Vaknar wrote: »
Would you prefer more traditional MMORPG main and off-tank roles, or would you prefer to see combat experiences with several tanks fighting?
When we say 'tank' and 'off-tank' we are referring to the role of tank, and not the Archetype of the same name (Tank) in Ashes of Creation ^_^ Hope this helps!
Liniker wrote: »
There is only one tank Class in Ashes of Creation - If you want people to play this role, and not end up having an unbalanced low number of tanks in the server this class Needs to get some love.
A tank Should actually TANK. Under no circumstances a DPS should be able to kill a tank 1v1 in PvP with similar gear - a Tank should have enough damage mitigation to feel like a tank, to make a DPS not want to engage and a fight between tanks or tank vs healer should be a stalemate.
Tanks should be the initiators in PvP with gap closers and AoE CCs, and have the option through augments to specialise in a little more damage, CC or mitigation
Active blocking should be a thing, active blocking should block 100% of incoming Frontal damage up to a certain amount and then put the shield on a 15 or 30s cooldown - passive block should Always be in place and it would work as normal when the tank is not using active block, tank should be the only class with higher blocking % stats
skills that reflect incoming damage should also make up a good part of the damage done by tanks,
remember, if the tank has low damage, it needs to make it up by actually Tanking, having lots of AoE CCs, pulls, gap closers and all the love needed so it won't be like every other game where 2% of the playerbase plays a tank
Sargarius wrote: »
Want to voice a concern with the way you have laid out class combinations currently. Loads of dps combos and a few healing ones, But only a single dedicated Tank class aptly named Tank.
I'm pre-emptively worried this will cause a stagnant tank meta via lack of options
Vaknar wrote: »
Vaknar wrote: »
Dev Discussion - Tank Participation
Would you prefer more traditional MMORPG main and off-tank roles, or would you prefer to see combat experiences with several tanks fighting?
Gondor wrote: »
There's a lot of commentary around PvE tanking, and little about PvP, aside from the dangers of excessive mitigation and effective HP.
I'm going to cover some PvP related tanking insight in other MMOs that (I think) have done it well, and will try to include interesting mechanics from various MMOs outside from the usual culprits.
To start, I would urge and plead with you, please don't pigeonhole tanks into sword and shield. Sometimes people want to be an uwu blademaster, or want to play a utility bruiser role - a tank-lite.
Tanking comes in many forms for PvP, and at its core, tanking is damage mitigation. I want to point out explicitly that damage mitigation doesn't have to be how much can the tank mitigate themselves by numbers. If the presence of a buff removing, punter or gameplay-inducer means people have to stop attacking to focus them or move away - that in itself generates "threat" and is a net damage reduction for your party as the opponent's focus is no longer on them.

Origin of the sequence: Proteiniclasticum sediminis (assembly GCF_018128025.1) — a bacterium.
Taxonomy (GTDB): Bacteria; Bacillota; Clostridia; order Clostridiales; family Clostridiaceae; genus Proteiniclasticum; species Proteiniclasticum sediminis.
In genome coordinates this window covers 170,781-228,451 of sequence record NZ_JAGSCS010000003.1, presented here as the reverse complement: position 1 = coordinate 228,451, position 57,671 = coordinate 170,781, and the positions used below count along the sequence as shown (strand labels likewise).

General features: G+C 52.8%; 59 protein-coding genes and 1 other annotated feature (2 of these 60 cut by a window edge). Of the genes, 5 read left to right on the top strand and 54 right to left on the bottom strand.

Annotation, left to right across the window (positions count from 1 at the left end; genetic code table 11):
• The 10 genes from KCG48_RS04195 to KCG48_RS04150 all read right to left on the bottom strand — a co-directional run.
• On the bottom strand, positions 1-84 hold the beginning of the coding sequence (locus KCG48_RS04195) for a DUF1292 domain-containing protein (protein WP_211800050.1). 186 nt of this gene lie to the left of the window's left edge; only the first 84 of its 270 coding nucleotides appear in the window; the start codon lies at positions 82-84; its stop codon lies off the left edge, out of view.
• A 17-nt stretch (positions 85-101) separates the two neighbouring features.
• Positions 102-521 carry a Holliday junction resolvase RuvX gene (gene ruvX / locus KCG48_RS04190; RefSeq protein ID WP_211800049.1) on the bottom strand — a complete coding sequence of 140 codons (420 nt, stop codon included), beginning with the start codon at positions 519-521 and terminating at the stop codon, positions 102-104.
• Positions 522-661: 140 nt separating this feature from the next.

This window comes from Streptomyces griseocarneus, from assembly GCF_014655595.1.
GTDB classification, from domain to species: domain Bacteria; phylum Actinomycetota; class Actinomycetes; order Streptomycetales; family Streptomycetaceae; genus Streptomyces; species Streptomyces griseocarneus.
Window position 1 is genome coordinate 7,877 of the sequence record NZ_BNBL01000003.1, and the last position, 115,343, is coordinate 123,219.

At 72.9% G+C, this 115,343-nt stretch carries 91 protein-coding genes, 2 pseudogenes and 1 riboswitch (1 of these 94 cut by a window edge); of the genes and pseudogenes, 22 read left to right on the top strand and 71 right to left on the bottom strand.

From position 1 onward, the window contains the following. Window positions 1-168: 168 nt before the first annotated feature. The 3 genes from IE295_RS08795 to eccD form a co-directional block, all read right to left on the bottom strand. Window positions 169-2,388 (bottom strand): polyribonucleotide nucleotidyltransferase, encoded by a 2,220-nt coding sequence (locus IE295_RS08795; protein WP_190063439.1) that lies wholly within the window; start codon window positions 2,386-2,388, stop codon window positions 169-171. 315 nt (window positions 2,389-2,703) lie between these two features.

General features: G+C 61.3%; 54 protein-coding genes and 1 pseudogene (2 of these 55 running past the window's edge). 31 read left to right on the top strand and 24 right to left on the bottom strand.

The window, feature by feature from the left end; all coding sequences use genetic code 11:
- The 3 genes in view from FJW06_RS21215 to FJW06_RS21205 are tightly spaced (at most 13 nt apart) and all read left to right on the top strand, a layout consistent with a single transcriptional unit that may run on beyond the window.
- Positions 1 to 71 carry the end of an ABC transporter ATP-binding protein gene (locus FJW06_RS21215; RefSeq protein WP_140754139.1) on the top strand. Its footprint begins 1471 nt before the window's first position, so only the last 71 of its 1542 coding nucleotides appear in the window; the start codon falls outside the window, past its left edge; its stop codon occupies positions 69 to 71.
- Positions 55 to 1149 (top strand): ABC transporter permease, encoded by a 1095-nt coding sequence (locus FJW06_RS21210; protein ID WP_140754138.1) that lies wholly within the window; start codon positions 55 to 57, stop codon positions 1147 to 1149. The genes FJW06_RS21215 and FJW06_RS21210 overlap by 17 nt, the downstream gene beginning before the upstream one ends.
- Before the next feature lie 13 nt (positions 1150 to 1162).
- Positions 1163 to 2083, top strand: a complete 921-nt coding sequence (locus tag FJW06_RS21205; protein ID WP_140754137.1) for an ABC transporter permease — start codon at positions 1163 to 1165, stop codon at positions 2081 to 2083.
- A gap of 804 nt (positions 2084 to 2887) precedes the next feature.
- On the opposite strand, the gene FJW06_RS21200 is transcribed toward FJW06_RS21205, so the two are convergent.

The biggest danger for gameplay with tanks in PvP is either they are too tanky, not threatening enough, or their dynamic can be ignored (like ret tanks). In games where mitigation is too high, you can literally say, "ignore their tanks". The tanks will do nothing, they're just a speedbump, letting them run amok is less of a headache than dealing with them - just kill their friends. Likewise, you don't want tanks to be a super brawler where they do great damage and have great mitigation.
A good example is retaliation tanks - mechanics where they absorb damage and return it. Ret tanks are great for busting zergs and can scale way too hard, but quickly fall down in organised play where it doesn't take much to ignore them - and that's a real feels bad. This isn't to say "tanks need to be meatshields, CC bots or damage monsters" - there are lots of interactive ways tanks can bring gameplay and value to the table.Good tanking mechanics in MMO PVP:
Warhammer Online: Age of Reckoning (as you may know) was a PvP focussed MMO primarily on the group size of 6. PvP was mostly open world (RvR), and while raids of 24 were common to be run in PvP, it was a classic raid UI and limitation - buffs and skills would only affect your group members. I think it's one of the standout games for tanking in PvP - it tried a lot of things and really tried to solve tanking in PvP issues at the time. IMO it set the bar for tanking mechanics in PvP, but some of those lessons have been lost by no knowledge about these mechanics and their implementation or by core product differences (PVE vs PVP).
Tanking in Warhammer was one of active mitigation - you did things to be tanky, but if you did nothing, you weren't tanky. It featured a Guard mechanic for tanks, amping their use and purpose considerably. Taunts in Warhammer were also critical to the core functionality of tanks in PvP as an actual taunt (surprisingly).
The taunt mechanic was also a "You do less (like 30%) damage, or take more damage (like 15) until you hit the casting tank X (usually 3) times". The damage reducing taunt was aoe, the damage increasing taunt was single target. This led to tanks being either the "tip of the spear" for a single target DPS train, or a brawler that could protect the group with a short damage reducer to counter spikes, or save people in trouble - the aoe taunt was a really good oh noes button when someone was getting trained. These taunt buffs couldn't stack or cover each other - they would be overwritten by another tank.
Guard was a togglable ability that split the damage and threat of your guardee with you. e.g. If you guarded a sorcerer, and they were getting hit, you would intercept 50% of that incoming damage. You could only guard 1 target at a time, and in a group size of 6, knowing how to "guard swap" was a core skill for great tanks. As the name implies, you'd switch your guard to people being targetted or were in trouble - the other DPS, tank, or healer, splitting the damage they were taking with you and coming in hot to save their life.